Rev. Dr. Glenda Hollingshead; October 23, 2022
20th Sunday after Pentecost
Psalm 98; John 15:9-12
Today marks the end of our 2022 Stewardship Campaign, the theme of which has been “Together for Joy.” “Together for Joy” is a phrase found in Psalm 98. The people of Israel find reason to sing to the Lord a new song, to make a joyful noise, to remember God’s steadfast love and faithfulness, and to call all the earth to join the celebration—together for joy—all this even though they repeatedly face difficult, even harrowing times—enslavement in Egypt, the destruction of the Temple, and the Exile in Babylon. They suffer heartbreak and disorientation, grief, doubt, and loneliness. After what we have been through in the past three years, we know a little about such grief and disorientation, don’t we?
And yet, God’s Spirit has never left us. God guides us through “the valley of the shadow of death” just as God has always guided God’s people. Psalm 23, the most famous of the Psalms, is a song of comfort often read at funerals. But if you read it closely, it is also a wilderness song, a song of difficult days: “the valley of the shadow of death,” “evil,” “enemies,” even the “rod and staff” signify troubles, since shepherd’s rods are for warding off predators, and their staffs are for helping rescue lost sheep trapped in some way. In other words, Psalm 23 is a song of comfort in the midst of difficulty, a song of hope in the midst of despair.
Our ancestors found—even in the throws of enslavement, exile, and what felt like defeat—new ways to sing to God, new ways to stay together as a community, new ways to praise God, who never promises to shield us from the valley of the shadow of death, but rather promises to be with us, to give us strength, and to shepherd us as we move through it. And so, they sang new songs, songs of comfort and hope, praise and thanksgiving.
The saints of First Presbyterian Church of Valdosta have found new songs to sing, too—through online worship, through hybrid offerings like Generations of Faith that are attended in person and virtually, through hosting a Presbytery meeting for the first time in years, through a Coffee Corner that provides more opportunities to fellowship, through stepping out on faith to replace a leaky roof and update bathrooms that need our attention so that the sacred space that blesses us may bless others in the future. We are blessed to be a blessing—that is who we are and that is who we will continue to be and become.
Now more than ever, we need to reach out and lift each other up. Now more than ever, we need to find new ways to be “together for joy.” Now more than ever, we need to be the church! The church was made for times such as these—times of difficulty and struggle. Not a stroll along a sunlit park, but a pilgrimage through the valley of the shadow of death. And not a whimper or a whisper of silence, but a new song sung out loud, in harmony with all creation, as the seas roar and hills sing together for joy!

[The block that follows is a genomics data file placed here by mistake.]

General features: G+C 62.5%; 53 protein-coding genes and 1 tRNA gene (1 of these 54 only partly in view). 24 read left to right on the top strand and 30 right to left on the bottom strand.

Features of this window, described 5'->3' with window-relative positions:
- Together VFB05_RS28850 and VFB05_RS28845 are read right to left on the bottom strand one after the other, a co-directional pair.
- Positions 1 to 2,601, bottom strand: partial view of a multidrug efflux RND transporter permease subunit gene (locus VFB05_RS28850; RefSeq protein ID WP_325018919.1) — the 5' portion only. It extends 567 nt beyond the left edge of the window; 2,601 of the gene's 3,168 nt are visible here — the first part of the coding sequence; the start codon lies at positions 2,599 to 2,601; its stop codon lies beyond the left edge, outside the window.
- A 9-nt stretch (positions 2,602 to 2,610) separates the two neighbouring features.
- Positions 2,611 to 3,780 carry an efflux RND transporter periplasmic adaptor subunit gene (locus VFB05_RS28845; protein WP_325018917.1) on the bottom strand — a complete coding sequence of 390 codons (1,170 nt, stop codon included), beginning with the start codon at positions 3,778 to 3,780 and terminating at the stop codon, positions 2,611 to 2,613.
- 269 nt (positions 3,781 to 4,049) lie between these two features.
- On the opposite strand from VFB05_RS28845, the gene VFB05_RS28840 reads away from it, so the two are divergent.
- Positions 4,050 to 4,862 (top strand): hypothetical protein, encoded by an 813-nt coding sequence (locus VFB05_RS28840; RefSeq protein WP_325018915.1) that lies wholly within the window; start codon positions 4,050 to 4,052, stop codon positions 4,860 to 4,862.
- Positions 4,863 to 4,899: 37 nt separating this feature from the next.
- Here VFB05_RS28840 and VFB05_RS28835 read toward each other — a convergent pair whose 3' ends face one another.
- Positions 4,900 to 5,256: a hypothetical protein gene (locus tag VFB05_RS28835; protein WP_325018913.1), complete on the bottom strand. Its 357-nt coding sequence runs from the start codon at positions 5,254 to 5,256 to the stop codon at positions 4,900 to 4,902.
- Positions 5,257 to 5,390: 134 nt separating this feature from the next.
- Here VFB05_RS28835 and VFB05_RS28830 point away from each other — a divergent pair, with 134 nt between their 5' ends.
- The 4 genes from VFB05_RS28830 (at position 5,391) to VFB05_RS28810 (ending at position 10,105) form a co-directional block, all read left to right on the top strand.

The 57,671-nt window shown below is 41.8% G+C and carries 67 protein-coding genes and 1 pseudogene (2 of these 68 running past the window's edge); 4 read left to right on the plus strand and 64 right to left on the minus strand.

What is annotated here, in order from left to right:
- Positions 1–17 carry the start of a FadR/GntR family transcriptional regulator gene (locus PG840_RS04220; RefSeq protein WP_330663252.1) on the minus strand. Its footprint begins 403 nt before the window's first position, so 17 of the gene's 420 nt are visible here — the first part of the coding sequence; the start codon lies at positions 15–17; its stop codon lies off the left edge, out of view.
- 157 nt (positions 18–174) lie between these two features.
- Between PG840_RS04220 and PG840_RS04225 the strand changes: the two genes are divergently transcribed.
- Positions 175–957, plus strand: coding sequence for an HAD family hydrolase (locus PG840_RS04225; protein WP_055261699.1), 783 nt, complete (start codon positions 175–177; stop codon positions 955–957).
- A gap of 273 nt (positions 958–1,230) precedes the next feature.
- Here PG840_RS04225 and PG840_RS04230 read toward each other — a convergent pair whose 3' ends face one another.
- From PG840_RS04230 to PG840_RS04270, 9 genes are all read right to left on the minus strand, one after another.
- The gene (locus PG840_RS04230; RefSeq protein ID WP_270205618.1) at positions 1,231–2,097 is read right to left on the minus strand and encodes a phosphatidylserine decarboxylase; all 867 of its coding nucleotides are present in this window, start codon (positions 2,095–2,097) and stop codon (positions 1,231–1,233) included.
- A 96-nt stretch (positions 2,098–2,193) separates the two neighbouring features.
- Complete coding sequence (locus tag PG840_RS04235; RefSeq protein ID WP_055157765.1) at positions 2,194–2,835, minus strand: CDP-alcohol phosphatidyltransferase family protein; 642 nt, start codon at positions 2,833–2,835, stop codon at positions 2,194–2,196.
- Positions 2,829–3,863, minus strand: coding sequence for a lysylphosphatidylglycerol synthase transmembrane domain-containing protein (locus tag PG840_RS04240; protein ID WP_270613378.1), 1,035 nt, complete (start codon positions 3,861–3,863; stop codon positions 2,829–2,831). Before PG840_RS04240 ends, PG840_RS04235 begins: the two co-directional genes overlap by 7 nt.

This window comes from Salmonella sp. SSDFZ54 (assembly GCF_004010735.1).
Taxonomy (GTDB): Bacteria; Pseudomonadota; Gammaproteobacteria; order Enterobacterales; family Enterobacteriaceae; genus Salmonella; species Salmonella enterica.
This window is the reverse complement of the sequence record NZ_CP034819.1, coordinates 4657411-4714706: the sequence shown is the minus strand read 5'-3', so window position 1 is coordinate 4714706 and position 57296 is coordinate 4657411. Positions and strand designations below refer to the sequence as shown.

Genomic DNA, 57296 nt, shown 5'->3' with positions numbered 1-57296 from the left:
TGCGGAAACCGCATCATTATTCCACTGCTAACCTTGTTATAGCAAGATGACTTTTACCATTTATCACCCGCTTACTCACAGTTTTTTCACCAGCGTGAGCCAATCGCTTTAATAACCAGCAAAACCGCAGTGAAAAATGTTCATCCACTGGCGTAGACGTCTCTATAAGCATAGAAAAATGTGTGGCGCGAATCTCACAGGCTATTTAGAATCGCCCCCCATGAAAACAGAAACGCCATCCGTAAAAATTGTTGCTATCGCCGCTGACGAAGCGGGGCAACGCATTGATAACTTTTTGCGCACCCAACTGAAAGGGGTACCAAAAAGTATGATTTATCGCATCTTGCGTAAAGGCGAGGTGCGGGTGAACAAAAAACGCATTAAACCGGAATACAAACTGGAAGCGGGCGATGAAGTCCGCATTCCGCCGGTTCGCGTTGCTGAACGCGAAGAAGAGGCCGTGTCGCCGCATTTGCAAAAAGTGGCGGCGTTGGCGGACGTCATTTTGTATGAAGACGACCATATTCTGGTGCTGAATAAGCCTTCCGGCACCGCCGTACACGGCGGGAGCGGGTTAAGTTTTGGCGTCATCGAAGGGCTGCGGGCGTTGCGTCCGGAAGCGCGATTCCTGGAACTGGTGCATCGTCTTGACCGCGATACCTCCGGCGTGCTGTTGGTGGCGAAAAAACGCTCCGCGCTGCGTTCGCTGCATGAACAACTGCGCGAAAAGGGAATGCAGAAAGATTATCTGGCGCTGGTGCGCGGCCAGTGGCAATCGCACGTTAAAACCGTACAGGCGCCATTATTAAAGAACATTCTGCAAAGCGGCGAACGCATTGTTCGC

With great anticipation we look forward to what God is calling us to do in the New Year. Will there be challenges? For sure. Yet, like our ancestors in the faith, we will press on. We will remain faithful. And we will seek the face of God, come what may.
And this is why all of us, as a community, share our treasure and invest in our mission as a church. Now more than ever, our generosity can and will make an enormous difference. In a time of difficulty and despair for so many, we are a community of light and hope. In a time of injustice and struggle, we are a community of love. In a time of silence and isolation, we are a community of gathering, a community of song, of new songs and new ways of singing, new ways of being God’s church for God’s world, together for joy.
Over the last three weeks, we’ve been urged to prayerfully ask what God’s hopes are for our 2023 giving, to ask God to make us part of this church’s great outpouring of generosity. Together and on our own, we have prayed the prayer provided in the stewardship campaign letter. Let us pray that prayer again:
Great One, for you the floods clap, for you the hills sing. You know my situation better than anyone. Take my credits and debits, ins and outs, my pluses and minuses, surpluses and lacks, and show me how to use them to join the great chorus of Creation. Amen.
The ocean roars, the floods clap, the hills sing—and the people pour themselves out in praise. If you haven’t already, you are encouraged to complete your Pledge Card. (Extra copies are near the offering plates.) Then in a moment, you will be invited to bring it forward. Join me now in our responsive Prayer of Commitment of Pledges found in your bulletin:
A PRAYER OF COMMITMENT OF PLEDGES
Creator of all, the earth is yours, the world and all who live in it.
You have entrusted us with gifts—time, talent, energy, money—and asked us to use them to build your kingdom. With thanks and praise we respond to your call.
We bring our offerings, returning your generosity, paying it forward.
We offer ourselves, our lives, our prayers, our hopes and fears, our financial resources, and our time. We commit ourselves to work for your world, to love and serve wherever you call.
We ask your blessing on your church, as we seek to follow you with heart, mind, and soul.
Take, multiply, and use our investment in your future so that all may come to know of your grace, mercy, and love. Amen.